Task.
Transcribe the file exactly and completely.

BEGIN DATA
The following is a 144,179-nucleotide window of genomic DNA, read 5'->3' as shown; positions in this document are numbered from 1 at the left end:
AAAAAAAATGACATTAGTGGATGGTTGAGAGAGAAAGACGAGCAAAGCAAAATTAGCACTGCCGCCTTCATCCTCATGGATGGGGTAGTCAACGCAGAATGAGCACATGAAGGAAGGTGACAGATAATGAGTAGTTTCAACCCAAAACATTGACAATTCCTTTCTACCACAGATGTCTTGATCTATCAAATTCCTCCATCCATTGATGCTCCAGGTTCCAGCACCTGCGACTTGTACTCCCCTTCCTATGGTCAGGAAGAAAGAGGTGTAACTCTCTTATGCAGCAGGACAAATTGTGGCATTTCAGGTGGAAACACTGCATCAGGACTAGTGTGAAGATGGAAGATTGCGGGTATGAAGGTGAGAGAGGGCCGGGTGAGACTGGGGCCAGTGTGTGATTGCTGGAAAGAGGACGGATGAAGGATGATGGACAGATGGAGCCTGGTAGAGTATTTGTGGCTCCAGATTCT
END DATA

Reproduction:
The following is a 144,179-nucleotide window of genomic DNA, read 5'->3' as shown; positions in this document are numbered from 1 at the left end:
AAAAAAAATGACATTAGTGGATGGTTGAGAGAGAAAGACGAGCAAAGCAAAATTAGCACTGCCGCCTTCATCCTCATGGATGGGGTAGTCAACGCAGAATGAGCACATGAAGGAAGGTGACAGATAATGAGTAGTTTCAACCCAAAACATTGACAATTCCTTTCTACCACAGATGTCTTGATCTATCAAATTCCTCCATCCATTGATGCTCCAGGTTCCAGCACCTGCGACTTGTACTCCCCTTCCTATGGTCAGGAAGAAAGAGGTGTAACTCTCTTATGCAGCAGGACAAATTGTGGCATTTCAGGTGGAAACACTGCATCAGGACTAGTGTGAAGATGGAAGATTGCGGGTATGAAGGTGAGAGAGGGCCGGGTGAGACTGGGGCCAGTGTGTGATTGCTGGAAAGAGGACGGATGAAGGATGATGGACAGATGGAGCCTGGTAGAGTATTTGTGGCTCCAGATTCT